A walk from El Portillo to La Fortaleza in the Teide National Park at flowering time

Left to right: Flixweed (Descourainia bourgaeana), Canary wallflower (Erysimum scoparium) and Teide vipers bugloss (Echium wildpretii), near the visitor centre at El Portillo

Left to right: Flixweed (Descourainia bourgaeana), Canary wallflower (Erysimum scoparium) and Teide vipers bugloss (Echium wildpretii), near the visitor centre at El Portillo

The scree slope beneath the cliffs of La Fortaleza is full of flowering plants, including the Teide vipers bugloss (Echium wildpretii) and Flixweed (Descourainia bourgaeana)

The scree slope beneath the cliffs of La Fortaleza is full of flowering plants, including the Teide vipers bugloss (Echium wildpretii) and Flixweed (Descourainia bourgaeana)

A group of mouflon, an introduced species of wild sheep, which are very shy and rarely seen. This was the first time I had seen them.

Again I do not have time to write a full walk description, although there is one in my book – Walk 32.  It is a straightforward easy to walk route from El Portillo visitor centre.

I am just putting up pictures of the flowers in the area as they are at their best at this time of year.

A cedro tree (Juniperus cedrus), the high mountain juniper endemic to macronesia (Atlantic islands), with the colourful scree behind it.

A cedro tree (Juniperus cedrus), the high mountain juniper endemic to macronesia (Atlantic islands), with the colourful scree behind it.

The very rare Tenerife endemic Cistus (Cistus osbeckifolia) on La Fortaleza

The very rare Tenerife endemic Cistus (Cistus osbeckifolia) on La Fortaleza

Shrubby scabious (Pterocephalus lasiospermus)

Shrubby scabious (Pterocephalus lasiospermus)

Teide marguerite (Argyranthemum teneriffae)

Teide marguerite (Argyranthemum teneriffae)

A view of Teide with Flixweed (Descourainia bourgaeana) in the foreground

A view of Teide with Flixweed (Descourainia bourgaeana) in the foreground

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About Sally Whymark

When I retired and moved out to Tenerife a few years ago, one of the things I really wanted to do was go walking in the mountains. The scenery is very dramatic, and varied. The views are amazing. The native birds and butterflies and other fauna are remarkable. But the flowers - they're just stunning. Little did I know how this would fire up my interest in plants. While living in England, I had always had an interest in flowers and plants, indeed I ran a plant nursery with my husband for many years, but had not spent a great deal of time pursuing botany. But when walking in Tenerife, I noticed all the unfamiliar shapes of the local flowers, and longed to find out more about them. There are literally hundreds of species endemic to just Tenerife (or even just one part of it), the Canary Islands, or Macronesia (the Atlantic Islands, including Madeira, Canaries and Azores). They are so exciting, and so many of them are really showy as well. So I have started this blog to share with you my excitement at all the great sights I see when walking in Tenerife. I hope you'll enjoy it - and want to come here and experience it for yourself.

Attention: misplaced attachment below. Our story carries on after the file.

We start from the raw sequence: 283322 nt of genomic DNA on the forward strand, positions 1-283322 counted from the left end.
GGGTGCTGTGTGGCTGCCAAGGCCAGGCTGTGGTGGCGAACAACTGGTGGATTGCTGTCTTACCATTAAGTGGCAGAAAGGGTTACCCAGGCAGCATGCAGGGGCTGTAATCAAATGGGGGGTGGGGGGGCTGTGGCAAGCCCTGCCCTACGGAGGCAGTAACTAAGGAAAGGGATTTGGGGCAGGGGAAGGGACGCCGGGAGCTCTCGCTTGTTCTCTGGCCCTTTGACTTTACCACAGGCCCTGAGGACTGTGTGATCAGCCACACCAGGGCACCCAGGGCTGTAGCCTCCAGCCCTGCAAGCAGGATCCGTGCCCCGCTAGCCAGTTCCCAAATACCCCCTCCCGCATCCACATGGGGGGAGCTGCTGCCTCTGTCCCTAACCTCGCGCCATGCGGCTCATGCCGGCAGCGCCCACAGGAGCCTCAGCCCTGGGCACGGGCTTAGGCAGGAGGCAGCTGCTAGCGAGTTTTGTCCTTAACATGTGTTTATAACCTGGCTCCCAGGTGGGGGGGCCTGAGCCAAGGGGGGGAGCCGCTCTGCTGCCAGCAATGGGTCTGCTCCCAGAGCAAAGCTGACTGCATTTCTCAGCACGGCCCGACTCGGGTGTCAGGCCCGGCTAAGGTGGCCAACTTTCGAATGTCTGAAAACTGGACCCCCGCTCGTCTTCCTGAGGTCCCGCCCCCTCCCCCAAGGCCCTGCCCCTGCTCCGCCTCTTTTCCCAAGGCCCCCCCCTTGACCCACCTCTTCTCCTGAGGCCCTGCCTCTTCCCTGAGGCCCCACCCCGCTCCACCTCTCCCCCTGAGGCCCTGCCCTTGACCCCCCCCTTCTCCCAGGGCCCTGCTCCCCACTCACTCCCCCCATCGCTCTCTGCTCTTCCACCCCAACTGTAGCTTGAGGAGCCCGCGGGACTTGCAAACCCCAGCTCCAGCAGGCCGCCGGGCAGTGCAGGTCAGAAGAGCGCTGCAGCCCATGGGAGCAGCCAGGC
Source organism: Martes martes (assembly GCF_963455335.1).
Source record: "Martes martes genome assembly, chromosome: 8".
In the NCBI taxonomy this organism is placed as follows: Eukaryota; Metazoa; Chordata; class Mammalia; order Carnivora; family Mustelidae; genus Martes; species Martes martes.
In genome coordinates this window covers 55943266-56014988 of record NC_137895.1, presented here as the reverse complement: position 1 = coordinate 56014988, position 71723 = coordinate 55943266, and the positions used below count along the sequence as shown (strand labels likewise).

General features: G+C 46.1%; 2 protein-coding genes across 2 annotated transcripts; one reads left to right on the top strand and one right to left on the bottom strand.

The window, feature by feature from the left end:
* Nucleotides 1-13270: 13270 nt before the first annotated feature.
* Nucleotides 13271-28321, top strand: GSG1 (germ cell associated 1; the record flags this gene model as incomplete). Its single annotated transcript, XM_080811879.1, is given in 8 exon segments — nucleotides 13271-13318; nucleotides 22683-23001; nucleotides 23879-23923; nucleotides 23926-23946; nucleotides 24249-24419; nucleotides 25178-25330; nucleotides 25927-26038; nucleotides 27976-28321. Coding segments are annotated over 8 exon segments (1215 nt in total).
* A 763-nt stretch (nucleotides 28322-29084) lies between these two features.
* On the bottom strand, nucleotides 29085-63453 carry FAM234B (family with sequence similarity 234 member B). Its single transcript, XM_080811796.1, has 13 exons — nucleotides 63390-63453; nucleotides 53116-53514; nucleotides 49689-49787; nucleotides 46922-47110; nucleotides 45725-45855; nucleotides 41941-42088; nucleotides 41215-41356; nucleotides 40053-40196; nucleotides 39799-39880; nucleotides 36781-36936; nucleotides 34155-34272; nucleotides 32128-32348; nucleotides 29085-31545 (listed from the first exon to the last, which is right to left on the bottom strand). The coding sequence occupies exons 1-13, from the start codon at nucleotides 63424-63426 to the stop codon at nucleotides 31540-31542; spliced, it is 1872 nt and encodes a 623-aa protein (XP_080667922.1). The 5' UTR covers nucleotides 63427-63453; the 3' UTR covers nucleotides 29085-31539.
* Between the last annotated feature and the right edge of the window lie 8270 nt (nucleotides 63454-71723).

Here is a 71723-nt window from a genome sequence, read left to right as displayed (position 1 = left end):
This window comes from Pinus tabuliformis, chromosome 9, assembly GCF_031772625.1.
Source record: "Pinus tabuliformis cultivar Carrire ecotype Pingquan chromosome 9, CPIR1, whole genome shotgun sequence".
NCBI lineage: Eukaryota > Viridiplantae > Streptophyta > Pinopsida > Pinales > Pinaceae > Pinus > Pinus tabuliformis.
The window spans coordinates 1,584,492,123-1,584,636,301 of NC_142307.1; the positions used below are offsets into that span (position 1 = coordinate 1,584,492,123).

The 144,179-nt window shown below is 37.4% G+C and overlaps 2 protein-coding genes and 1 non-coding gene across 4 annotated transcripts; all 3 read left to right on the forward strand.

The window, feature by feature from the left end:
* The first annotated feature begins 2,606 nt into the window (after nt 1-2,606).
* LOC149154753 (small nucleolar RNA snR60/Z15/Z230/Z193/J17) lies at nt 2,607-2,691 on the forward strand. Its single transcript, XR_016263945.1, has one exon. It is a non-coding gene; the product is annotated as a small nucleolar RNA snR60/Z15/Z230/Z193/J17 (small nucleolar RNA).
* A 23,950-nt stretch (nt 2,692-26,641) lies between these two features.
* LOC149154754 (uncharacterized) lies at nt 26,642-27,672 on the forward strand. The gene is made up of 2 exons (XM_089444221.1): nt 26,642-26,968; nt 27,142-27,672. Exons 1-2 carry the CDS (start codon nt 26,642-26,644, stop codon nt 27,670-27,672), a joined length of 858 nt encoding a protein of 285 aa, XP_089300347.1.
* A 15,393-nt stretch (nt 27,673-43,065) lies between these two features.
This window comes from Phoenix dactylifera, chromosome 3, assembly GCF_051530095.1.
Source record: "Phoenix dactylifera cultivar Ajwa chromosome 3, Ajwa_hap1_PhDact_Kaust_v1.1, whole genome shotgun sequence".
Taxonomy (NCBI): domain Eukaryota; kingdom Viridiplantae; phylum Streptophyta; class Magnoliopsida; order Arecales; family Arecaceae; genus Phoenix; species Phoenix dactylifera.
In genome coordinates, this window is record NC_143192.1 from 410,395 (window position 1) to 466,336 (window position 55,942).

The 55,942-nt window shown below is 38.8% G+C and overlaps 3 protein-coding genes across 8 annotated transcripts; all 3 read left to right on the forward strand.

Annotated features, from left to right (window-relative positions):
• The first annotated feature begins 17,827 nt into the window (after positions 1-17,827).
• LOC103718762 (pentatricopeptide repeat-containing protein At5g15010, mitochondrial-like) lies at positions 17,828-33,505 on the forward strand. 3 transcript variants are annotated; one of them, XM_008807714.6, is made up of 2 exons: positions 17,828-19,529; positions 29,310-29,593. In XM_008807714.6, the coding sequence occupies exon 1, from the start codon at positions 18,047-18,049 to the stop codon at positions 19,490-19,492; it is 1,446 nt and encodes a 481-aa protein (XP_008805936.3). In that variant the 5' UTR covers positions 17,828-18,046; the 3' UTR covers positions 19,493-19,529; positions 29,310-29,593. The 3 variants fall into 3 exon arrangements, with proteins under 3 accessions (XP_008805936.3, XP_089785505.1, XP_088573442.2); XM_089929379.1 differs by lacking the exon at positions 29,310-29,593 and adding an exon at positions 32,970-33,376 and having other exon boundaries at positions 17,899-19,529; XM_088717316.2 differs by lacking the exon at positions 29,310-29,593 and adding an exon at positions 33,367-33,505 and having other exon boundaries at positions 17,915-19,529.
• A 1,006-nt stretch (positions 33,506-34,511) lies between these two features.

Posted on May 20, 2013, in Botanical interest, Teide National Park, Walks in Tenerife and tagged , , , , , , , , , , , , , , , . Bookmark the permalink. 2 Comments.

  1. Jacky Gurney

    Hi Sally, I have just returned form a great fortnight’s walking with your book. I found the background sections on geology and general information very interesting. Your directions easy to follow and we enjoyed especially the walks from Ifonche, such a beautiful area. Encouraging to see plenty of re-growth after last year’s fire. It’s nice to be able to identify the flora as we go along.Next year we’ll try the walks in the Orotava area. which we have never explored.We did 3 walks from the book and several old favourites from another book.The calima blew in and it was just too hot ,so walked from El Medano to Los Abrigos along the coast.

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